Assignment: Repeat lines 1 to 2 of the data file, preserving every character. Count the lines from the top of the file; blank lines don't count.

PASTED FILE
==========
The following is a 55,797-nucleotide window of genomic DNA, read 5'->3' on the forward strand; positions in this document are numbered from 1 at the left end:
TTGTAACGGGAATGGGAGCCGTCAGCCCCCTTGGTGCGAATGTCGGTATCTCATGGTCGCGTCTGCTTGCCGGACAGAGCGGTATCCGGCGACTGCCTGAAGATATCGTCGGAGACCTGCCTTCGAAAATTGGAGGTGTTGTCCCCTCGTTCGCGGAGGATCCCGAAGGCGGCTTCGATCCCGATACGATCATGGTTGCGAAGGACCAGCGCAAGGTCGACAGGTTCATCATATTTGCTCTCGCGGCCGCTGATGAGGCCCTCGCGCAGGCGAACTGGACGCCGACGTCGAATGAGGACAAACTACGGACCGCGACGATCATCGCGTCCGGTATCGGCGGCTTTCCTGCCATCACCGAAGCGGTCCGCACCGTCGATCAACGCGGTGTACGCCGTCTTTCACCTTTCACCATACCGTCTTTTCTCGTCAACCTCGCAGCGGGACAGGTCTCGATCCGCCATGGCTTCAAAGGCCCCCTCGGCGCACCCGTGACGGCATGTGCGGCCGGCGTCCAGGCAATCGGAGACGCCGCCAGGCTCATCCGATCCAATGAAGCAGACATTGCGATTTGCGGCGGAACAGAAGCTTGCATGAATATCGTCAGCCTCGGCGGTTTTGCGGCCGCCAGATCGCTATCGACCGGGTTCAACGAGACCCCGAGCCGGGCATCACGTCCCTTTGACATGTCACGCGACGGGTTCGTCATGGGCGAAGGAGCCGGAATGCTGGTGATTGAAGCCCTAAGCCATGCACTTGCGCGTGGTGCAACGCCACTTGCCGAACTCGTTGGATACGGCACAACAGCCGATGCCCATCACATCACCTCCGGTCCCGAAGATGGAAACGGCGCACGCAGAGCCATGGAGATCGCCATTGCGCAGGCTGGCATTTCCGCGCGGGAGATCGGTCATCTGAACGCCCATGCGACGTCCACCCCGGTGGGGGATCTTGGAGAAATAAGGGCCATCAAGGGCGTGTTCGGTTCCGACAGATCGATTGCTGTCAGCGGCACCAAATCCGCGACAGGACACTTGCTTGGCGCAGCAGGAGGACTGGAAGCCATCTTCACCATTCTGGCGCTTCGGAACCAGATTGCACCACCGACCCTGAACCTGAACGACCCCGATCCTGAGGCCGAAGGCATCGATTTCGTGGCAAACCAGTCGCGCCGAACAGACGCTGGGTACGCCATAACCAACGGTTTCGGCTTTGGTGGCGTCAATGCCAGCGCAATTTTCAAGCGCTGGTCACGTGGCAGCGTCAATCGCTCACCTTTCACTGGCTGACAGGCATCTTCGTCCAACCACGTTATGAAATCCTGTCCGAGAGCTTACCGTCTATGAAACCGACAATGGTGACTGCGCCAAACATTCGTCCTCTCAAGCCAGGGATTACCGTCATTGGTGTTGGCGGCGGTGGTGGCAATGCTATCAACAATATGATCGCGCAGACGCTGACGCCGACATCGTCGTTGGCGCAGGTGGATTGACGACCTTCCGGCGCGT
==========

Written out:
The following is a 55,797-nucleotide window of genomic DNA, read 5'->3' on the forward strand; positions in this document are numbered from 1 at the left end:
TTGTAACGGGAATGGGAGCCGTCAGCCCCCTTGGTGCGAATGTCGGTATCTCATGGTCGCGTCTGCTTGCCGGACAGAGCGGTATCCGGCGACTGCCTGAAGATATCGTCGGAGACCTGCCTTCGAAAATTGGAGGTGTTGTCCCCTCGTTCGCGGAGGATCCCGAAGGCGGCTTCGATCCCGATACGATCATGGTTGCGAAGGACCAGCGCAAGGTCGACAGGTTCATCATATTTGCTCTCGCGGCCGCTGATGAGGCCCTCGCGCAGGCGAACTGGACGCCGACGTCGAATGAGGACAAACTACGGACCGCGACGATCATCGCGTCCGGTATCGGCGGCTTTCCTGCCATCACCGAAGCGGTCCGCACCGTCGATCAACGCGGTGTACGCCGTCTTTCACCTTTCACCATACCGTCTTTTCTCGTCAACCTCGCAGCGGGACAGGTCTCGATCCGCCATGGCTTCAAAGGCCCCCTCGGCGCACCCGTGACGGCATGTGCGGCCGGCGTCCAGGCAATCGGAGACGCCGCCAGGCTCATCCGATCCAATGAAGCAGACATTGCGATTTGCGGCGGAACAGAAGCTTGCATGAATATCGTCAGCCTCGGCGGTTTTGCGGCCGCCAGATCGCTATCGACCGGGTTCAACGAGACCCCGAGCCGGGCATCACGTCCCTTTGACATGTCACGCGACGGGTTCGTCATGGGCGAAGGAGCCGGAATGCTGGTGATTGAAGCCCTAAGCCATGCACTTGCGCGTGGTGCAACGCCACTTGCCGAACTCGTTGGATACGGCACAACAGCCGATGCCCATCACATCACCTCCGGTCCCGAAGATGGAAACGGCGCACGCAGAGCCATGGAGATCGCCATTGCGCAGGCTGGCATTTCCGCGCGGGAGATCGGTCATCTGAACGCCCATGCGACGTCCACCCCGGTGGGGGATCTTGGAGAAATAAGGGCCATCAAGGGCGTGTTCGGTTCCGACAGATCGATTGCTGTCAGCGGCACCAAATCCGCGACAGGACACTTGCTTGGCGCAGCAGGAGGACTGGAAGCCATCTTCACCATTCTGGCGCTTCGGAACCAGATTGCACCACCGACCCTGAACCTGAACGACCCCGATCCTGAGGCCGAAGGCATCGATTTCGTGGCAAACCAGTCGCGCCGAACAGACGCTGGGTACGCCATAACCAACGGTTTCGGCTTTGGTGGCGTCAATGCCAGCGCAATTTTCAAGCGCTGGTCACGTGGCAGCGTCAATCGCTCACCTTTCACTGGCTGACAGGCATCTTCGTCCAACCACGTTATGAAATCCTGTCCGAGAGCTTACCGTCTATGAAACCGACAATGGTGACTGCGCCAAACATTCGTCCTCTCAAGCCAGGGATTACCGTCATTGGTGTTGGCGGCGGTGGTGGCAATGCTATCAACAATATGATCGCGCAGACGCTGACGCCGACATCGTCGTTGGCGCAGGTGGATTGACGACCTTCCGGCGCGT